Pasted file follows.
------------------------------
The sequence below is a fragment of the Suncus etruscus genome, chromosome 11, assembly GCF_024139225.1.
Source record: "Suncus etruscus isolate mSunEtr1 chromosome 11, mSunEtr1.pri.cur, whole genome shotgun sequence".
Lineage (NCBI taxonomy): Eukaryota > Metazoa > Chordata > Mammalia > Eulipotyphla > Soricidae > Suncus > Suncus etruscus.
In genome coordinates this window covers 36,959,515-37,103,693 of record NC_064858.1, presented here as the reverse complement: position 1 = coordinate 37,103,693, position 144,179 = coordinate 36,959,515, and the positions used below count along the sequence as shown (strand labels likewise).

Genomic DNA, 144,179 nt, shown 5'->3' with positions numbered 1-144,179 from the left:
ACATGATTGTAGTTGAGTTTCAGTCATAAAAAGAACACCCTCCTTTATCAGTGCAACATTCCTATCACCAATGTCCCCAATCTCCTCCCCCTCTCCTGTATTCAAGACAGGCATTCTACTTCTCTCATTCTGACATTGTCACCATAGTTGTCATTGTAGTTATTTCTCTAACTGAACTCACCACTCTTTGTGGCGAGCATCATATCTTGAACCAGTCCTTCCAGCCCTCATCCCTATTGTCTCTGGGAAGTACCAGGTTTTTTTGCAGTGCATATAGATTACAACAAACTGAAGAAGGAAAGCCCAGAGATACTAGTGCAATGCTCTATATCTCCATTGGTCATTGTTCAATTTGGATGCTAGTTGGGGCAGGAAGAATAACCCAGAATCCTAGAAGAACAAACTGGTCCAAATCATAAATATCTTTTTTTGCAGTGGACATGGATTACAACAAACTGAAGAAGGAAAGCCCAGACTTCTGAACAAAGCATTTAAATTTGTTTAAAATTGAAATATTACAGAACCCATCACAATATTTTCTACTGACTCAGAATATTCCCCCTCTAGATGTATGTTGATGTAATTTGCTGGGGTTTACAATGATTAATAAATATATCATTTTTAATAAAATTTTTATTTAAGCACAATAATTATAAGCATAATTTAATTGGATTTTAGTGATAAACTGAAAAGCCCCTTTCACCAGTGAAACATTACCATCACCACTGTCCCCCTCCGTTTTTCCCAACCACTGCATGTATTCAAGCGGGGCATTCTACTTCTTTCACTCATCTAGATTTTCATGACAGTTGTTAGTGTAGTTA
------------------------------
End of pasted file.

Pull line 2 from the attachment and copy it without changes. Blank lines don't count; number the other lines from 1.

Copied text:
Source record: "Suncus etruscus isolate mSunEtr1 chromosome 11, mSunEtr1.pri.cur, whole genome shotgun sequence".